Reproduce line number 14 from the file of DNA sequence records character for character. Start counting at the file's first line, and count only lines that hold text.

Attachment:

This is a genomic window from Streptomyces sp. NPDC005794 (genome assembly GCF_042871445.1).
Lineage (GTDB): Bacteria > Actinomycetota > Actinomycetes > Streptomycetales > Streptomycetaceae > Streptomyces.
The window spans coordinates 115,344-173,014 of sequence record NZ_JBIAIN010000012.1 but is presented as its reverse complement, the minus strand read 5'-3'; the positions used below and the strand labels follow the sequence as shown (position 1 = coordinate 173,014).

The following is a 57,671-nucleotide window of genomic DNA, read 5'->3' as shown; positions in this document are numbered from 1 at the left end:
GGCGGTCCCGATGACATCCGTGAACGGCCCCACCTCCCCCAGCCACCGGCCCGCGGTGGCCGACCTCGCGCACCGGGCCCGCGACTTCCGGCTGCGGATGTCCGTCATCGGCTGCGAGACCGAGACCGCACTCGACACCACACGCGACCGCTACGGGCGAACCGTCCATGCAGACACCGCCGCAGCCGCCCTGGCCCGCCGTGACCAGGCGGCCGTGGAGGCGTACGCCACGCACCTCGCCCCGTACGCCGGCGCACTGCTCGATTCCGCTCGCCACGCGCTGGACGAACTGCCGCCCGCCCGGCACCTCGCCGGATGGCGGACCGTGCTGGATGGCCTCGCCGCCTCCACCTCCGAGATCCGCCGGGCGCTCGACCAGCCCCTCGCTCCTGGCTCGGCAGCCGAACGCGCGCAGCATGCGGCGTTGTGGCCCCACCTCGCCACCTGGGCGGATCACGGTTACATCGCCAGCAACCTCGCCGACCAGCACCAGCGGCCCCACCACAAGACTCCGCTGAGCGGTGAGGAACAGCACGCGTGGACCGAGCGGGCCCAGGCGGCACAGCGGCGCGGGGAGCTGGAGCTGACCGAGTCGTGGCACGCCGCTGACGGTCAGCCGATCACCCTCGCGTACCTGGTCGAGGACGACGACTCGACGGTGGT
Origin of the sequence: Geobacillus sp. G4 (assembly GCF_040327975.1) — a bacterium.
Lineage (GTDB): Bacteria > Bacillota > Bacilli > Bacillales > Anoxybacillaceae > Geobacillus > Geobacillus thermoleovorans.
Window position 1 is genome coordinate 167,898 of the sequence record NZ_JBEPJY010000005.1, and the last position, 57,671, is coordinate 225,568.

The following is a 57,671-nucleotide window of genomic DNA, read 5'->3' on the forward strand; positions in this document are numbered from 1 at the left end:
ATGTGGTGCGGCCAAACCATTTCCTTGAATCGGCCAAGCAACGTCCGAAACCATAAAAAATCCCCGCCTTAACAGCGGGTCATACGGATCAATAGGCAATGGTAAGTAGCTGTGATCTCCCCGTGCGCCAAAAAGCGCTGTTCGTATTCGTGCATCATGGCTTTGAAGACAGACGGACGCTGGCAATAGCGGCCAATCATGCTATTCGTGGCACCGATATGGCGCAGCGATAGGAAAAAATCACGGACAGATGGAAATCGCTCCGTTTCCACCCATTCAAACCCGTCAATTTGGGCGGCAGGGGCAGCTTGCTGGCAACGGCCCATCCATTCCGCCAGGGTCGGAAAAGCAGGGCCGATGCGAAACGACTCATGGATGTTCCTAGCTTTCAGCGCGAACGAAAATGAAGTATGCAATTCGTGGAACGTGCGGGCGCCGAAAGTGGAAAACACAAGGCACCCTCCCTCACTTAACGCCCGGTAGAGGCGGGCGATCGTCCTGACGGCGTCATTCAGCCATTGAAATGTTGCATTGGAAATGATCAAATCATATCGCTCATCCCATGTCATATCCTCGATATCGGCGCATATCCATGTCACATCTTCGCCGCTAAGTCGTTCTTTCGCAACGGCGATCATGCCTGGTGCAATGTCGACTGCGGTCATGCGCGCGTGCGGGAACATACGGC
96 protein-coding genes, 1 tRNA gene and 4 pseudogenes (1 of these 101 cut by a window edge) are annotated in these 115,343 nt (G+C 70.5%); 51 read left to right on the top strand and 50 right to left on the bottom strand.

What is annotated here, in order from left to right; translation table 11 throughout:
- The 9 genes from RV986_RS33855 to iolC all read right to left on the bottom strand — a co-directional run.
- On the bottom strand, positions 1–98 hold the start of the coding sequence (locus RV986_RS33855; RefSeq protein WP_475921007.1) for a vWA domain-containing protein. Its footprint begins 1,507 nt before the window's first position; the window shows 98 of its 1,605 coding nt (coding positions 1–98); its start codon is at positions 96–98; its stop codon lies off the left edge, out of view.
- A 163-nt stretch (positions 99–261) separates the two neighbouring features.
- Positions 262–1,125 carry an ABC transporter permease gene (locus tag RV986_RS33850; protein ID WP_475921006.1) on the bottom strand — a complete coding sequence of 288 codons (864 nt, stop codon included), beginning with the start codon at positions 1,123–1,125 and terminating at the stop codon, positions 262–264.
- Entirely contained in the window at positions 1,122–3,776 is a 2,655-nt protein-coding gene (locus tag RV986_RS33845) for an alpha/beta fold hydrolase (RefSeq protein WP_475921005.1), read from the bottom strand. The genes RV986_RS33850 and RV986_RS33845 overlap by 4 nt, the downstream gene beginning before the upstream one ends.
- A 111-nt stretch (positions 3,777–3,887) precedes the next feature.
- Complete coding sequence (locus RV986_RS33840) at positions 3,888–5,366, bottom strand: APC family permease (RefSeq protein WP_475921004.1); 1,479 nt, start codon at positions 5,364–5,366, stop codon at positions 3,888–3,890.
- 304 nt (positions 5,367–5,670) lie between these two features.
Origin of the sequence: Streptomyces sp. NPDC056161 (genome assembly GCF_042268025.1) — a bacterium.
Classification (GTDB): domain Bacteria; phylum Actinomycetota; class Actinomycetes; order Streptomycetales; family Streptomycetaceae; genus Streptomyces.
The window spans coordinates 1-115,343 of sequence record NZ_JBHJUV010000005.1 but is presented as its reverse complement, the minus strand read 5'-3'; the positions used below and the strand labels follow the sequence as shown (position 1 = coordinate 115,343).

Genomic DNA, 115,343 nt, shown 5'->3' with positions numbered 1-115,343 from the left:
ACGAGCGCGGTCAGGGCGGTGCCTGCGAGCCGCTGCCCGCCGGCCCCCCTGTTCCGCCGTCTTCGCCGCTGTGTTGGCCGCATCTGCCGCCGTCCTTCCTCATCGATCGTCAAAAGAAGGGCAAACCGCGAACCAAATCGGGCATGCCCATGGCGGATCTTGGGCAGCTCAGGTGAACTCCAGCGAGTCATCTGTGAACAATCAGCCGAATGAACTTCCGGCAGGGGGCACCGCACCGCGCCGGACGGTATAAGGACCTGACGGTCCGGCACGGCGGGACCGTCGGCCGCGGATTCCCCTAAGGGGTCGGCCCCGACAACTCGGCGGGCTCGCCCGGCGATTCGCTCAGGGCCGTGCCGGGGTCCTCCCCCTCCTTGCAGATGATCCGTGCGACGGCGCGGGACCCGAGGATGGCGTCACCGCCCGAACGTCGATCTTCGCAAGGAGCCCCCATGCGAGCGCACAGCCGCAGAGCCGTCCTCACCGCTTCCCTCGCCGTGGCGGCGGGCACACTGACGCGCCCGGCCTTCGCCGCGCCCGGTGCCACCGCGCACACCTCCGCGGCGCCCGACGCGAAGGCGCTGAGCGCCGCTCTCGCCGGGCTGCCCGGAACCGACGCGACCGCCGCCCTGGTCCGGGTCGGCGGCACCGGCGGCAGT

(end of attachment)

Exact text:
- On the bottom strand, positions 1–98 hold the start of the coding sequence (locus RV986_RS33855; RefSeq protein WP_475921007.1) for a vWA domain-containing protein. Its footprint begins 1,507 nt before the window's first position; the window shows 98 of its 1,605 coding nt (coding positions 1–98); its start codon is at positions 96–98; its stop codon lies off the left edge, out of view.